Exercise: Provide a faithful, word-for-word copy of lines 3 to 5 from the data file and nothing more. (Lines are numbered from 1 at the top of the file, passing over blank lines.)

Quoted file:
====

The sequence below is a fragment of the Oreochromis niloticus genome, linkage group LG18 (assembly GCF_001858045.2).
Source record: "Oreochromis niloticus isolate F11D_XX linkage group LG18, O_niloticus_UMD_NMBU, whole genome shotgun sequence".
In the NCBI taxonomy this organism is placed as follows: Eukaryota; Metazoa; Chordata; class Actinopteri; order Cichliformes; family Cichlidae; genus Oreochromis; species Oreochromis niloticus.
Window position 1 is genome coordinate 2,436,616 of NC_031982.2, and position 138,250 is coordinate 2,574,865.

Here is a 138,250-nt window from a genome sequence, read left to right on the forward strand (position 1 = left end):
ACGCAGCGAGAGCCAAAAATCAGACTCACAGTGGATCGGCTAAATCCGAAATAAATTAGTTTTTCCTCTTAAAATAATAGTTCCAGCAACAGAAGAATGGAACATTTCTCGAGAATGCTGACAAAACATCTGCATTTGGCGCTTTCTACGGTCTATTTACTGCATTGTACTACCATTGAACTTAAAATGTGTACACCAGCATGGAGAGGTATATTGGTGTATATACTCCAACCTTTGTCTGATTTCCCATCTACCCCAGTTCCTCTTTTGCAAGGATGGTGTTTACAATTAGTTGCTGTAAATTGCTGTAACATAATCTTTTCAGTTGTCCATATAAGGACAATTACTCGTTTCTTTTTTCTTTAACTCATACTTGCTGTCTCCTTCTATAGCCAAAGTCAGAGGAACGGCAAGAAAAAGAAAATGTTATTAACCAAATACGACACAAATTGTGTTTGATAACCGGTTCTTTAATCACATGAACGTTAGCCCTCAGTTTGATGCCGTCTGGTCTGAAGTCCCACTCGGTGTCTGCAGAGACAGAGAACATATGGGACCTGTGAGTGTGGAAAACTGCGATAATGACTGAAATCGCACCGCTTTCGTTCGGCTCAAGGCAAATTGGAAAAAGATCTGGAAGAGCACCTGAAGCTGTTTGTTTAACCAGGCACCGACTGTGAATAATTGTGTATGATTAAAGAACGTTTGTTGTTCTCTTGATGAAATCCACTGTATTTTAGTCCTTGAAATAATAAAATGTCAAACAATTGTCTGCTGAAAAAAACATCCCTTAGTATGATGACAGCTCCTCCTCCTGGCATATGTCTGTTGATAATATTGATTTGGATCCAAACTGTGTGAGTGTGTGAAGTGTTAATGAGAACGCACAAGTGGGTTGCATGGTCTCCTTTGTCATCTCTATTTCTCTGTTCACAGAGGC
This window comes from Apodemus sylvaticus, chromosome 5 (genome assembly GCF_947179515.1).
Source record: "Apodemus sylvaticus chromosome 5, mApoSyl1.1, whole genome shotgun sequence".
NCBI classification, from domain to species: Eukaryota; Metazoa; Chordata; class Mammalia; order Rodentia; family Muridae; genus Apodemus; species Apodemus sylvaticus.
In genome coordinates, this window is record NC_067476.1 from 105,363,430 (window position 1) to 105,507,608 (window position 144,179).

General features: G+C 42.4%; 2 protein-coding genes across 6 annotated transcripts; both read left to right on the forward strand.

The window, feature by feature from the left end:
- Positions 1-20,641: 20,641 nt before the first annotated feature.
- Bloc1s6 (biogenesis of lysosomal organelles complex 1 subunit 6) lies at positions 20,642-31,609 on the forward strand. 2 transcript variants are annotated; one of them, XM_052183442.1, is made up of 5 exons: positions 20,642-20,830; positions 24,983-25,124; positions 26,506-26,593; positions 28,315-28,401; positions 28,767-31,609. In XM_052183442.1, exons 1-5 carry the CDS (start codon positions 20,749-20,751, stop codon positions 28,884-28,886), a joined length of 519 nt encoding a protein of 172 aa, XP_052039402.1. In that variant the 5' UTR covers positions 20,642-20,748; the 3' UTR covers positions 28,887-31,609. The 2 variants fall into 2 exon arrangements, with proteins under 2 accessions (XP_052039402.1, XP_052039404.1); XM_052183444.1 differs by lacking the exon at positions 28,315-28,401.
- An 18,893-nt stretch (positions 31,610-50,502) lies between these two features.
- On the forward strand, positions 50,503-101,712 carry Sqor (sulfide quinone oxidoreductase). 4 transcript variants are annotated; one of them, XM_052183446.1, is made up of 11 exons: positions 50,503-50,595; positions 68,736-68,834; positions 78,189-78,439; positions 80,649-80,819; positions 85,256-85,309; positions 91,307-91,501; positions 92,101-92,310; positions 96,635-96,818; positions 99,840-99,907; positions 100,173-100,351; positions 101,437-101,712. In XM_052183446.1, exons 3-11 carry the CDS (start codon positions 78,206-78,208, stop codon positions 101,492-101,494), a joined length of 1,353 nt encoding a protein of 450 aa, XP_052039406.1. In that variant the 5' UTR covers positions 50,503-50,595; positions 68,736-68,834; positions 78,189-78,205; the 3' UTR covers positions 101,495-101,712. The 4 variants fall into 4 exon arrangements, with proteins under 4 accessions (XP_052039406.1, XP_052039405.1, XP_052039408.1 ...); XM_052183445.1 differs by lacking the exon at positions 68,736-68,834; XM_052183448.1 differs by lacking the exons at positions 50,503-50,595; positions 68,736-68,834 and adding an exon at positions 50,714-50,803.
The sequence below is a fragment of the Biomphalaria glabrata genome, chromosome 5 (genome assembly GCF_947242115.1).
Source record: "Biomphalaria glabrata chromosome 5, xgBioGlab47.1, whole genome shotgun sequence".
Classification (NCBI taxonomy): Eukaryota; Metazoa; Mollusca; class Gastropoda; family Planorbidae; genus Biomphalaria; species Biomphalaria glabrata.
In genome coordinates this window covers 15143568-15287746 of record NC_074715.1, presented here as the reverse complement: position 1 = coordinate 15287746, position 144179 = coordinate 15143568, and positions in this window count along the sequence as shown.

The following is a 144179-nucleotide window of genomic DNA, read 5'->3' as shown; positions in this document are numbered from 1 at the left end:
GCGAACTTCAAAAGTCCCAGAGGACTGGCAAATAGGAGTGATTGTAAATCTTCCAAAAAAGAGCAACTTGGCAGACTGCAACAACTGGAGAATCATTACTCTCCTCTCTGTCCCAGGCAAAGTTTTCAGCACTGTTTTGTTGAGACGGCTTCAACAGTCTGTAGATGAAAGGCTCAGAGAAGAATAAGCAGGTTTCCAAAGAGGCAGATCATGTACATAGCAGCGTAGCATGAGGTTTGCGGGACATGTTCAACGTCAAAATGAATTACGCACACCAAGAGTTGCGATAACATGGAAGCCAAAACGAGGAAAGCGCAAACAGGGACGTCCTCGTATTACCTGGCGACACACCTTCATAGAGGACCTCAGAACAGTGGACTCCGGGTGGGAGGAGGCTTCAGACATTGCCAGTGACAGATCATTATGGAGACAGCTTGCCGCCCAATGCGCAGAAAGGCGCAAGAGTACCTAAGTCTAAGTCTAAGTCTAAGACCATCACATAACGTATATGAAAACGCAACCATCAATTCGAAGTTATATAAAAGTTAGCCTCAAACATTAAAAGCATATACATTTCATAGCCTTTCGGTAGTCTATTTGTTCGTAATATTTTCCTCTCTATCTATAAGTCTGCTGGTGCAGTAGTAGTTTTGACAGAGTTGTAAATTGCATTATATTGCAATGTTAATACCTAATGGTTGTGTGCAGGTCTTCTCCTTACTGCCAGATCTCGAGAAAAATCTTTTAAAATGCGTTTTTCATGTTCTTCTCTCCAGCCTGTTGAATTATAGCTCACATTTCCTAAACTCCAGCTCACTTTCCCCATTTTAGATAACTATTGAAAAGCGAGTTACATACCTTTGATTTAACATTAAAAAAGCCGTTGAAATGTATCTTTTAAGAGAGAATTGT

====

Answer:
In the NCBI taxonomy this organism is placed as follows: Eukaryota; Metazoa; Chordata; class Actinopteri; order Cichliformes; family Cichlidae; genus Oreochromis; species Oreochromis niloticus.
Window position 1 is genome coordinate 2,436,616 of NC_031982.2, and position 138,250 is coordinate 2,574,865.

Here is a 138,250-nt window from a genome sequence, read left to right on the forward strand (position 1 = left end):